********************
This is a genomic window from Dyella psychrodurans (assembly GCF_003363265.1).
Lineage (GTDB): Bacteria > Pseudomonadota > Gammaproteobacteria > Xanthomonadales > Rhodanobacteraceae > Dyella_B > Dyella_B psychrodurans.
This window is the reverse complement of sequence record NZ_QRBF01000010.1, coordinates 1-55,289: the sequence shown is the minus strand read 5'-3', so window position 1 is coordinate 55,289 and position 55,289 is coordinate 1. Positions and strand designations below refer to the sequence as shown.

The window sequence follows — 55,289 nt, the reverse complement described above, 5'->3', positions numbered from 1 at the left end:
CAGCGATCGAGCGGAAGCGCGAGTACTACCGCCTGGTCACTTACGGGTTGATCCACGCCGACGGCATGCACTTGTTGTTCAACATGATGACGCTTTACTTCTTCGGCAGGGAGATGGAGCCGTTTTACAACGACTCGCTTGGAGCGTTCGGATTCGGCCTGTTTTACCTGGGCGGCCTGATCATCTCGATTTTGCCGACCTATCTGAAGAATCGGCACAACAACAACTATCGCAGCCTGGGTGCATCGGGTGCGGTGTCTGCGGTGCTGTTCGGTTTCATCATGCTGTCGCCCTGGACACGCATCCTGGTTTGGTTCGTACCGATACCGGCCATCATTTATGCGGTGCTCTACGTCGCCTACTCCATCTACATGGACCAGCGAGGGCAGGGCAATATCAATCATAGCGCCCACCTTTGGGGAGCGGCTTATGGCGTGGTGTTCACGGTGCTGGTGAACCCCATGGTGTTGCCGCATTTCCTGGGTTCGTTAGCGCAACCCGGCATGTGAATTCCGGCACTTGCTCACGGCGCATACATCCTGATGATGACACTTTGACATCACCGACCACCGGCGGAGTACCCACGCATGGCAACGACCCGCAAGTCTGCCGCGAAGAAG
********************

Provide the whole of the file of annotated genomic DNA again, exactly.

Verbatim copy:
This is a genomic window from Dyella psychrodurans (assembly GCF_003363265.1).
Lineage (GTDB): Bacteria > Pseudomonadota > Gammaproteobacteria > Xanthomonadales > Rhodanobacteraceae > Dyella_B > Dyella_B psychrodurans.
This window is the reverse complement of sequence record NZ_QRBF01000010.1, coordinates 1-55,289: the sequence shown is the minus strand read 5'-3', so window position 1 is coordinate 55,289 and position 55,289 is coordinate 1. Positions and strand designations below refer to the sequence as shown.

The window sequence follows — 55,289 nt, the reverse complement described above, 5'->3', positions numbered from 1 at the left end:
CAGCGATCGAGCGGAAGCGCGAGTACTACCGCCTGGTCACTTACGGGTTGATCCACGCCGACGGCATGCACTTGTTGTTCAACATGATGACGCTTTACTTCTTCGGCAGGGAGATGGAGCCGTTTTACAACGACTCGCTTGGAGCGTTCGGATTCGGCCTGTTTTACCTGGGCGGCCTGATCATCTCGATTTTGCCGACCTATCTGAAGAATCGGCACAACAACAACTATCGCAGCCTGGGTGCATCGGGTGCGGTGTCTGCGGTGCTGTTCGGTTTCATCATGCTGTCGCCCTGGACACGCATCCTGGTTTGGTTCGTACCGATACCGGCCATCATTTATGCGGTGCTCTACGTCGCCTACTCCATCTACATGGACCAGCGAGGGCAGGGCAATATCAATCATAGCGCCCACCTTTGGGGAGCGGCTTATGGCGTGGTGTTCACGGTGCTGGTGAACCCCATGGTGTTGCCGCATTTCCTGGGTTCGTTAGCGCAACCCGGCATGTGAATTCCGGCACTTGCTCACGGCGCATACATCCTGATGATGACACTTTGACATCACCGACCACCGGCGGAGTACCCACGCATGGCAACGACCCGCAAGTCTGCCGCGAAGAAG